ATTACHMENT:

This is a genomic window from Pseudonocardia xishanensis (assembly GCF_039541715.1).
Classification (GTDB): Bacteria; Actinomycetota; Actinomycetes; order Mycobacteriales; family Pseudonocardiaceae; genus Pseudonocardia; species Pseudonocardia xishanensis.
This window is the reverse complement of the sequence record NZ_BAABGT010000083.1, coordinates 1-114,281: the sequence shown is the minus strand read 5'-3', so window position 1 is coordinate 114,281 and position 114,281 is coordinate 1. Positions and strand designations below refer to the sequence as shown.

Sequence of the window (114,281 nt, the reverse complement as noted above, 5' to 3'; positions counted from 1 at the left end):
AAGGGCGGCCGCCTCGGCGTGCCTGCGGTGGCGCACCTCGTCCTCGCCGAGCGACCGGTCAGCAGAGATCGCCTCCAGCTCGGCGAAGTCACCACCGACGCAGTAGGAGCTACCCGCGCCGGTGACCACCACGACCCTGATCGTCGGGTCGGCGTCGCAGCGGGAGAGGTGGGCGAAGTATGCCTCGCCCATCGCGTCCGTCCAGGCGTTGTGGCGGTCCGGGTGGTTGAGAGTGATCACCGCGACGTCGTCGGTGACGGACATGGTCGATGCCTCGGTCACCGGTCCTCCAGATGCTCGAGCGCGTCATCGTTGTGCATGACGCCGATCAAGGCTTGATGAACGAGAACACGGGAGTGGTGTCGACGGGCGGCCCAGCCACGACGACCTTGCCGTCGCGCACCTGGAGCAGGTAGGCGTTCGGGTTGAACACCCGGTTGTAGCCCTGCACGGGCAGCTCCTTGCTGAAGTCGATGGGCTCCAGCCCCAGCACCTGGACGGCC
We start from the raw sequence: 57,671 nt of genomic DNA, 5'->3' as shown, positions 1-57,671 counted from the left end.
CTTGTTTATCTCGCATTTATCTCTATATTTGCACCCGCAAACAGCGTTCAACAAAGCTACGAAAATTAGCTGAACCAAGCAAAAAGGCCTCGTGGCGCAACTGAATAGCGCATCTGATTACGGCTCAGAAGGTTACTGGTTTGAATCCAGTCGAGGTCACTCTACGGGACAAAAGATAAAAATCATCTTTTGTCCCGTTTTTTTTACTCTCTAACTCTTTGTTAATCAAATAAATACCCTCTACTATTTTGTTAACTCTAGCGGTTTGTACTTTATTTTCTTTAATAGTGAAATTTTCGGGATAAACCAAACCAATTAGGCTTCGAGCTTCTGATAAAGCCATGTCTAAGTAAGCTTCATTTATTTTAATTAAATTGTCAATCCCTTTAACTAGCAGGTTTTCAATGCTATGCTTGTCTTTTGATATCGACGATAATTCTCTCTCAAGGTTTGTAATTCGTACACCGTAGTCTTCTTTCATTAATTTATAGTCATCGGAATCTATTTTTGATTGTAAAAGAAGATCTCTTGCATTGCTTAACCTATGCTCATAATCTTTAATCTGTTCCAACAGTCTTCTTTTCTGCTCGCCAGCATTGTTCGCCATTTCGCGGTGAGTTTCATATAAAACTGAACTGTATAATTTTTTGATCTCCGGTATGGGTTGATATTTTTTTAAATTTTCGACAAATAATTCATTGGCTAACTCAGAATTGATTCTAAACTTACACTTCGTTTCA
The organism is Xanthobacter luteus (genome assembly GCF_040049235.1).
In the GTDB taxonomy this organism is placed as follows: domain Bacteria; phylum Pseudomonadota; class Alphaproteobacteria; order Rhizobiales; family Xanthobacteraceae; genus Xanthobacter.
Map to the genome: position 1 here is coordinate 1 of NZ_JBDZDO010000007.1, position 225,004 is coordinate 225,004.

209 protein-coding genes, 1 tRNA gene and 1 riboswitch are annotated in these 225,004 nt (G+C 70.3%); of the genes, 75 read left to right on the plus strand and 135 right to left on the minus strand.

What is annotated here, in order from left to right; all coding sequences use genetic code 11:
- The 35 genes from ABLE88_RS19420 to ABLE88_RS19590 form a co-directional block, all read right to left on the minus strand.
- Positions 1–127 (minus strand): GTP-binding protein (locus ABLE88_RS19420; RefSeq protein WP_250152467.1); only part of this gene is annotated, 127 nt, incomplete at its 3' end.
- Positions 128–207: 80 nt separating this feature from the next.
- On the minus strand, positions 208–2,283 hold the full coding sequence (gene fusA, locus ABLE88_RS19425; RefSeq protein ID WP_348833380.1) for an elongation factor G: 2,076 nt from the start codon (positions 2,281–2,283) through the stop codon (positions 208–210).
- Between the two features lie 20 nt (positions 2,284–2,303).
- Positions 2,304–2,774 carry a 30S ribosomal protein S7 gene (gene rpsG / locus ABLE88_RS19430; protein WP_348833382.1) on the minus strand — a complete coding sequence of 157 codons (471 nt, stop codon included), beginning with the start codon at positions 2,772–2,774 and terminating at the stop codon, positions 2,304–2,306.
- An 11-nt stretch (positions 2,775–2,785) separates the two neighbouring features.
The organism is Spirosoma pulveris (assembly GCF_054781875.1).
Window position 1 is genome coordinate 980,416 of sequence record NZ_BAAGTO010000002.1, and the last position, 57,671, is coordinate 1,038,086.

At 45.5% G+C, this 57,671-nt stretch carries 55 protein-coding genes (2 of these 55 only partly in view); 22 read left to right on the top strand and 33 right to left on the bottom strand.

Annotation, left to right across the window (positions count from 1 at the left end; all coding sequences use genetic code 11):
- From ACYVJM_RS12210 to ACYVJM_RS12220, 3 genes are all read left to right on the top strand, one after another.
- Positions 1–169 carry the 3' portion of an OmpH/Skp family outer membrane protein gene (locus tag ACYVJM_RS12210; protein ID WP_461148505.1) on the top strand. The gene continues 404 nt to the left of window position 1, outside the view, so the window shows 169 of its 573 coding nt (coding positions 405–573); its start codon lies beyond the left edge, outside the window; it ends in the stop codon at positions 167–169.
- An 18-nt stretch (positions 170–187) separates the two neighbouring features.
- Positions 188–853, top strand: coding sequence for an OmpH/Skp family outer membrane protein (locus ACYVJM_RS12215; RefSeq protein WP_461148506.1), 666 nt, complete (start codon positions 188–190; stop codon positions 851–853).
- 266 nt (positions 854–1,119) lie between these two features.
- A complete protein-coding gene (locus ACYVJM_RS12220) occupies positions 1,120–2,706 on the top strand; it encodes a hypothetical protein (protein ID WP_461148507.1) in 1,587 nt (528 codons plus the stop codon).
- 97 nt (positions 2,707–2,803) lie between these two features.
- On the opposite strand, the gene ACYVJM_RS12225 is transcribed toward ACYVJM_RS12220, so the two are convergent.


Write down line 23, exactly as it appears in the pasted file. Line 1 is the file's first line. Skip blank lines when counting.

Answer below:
Annotation, left to right across the window (positions count from 1 at the left end; all coding sequences use genetic code 11):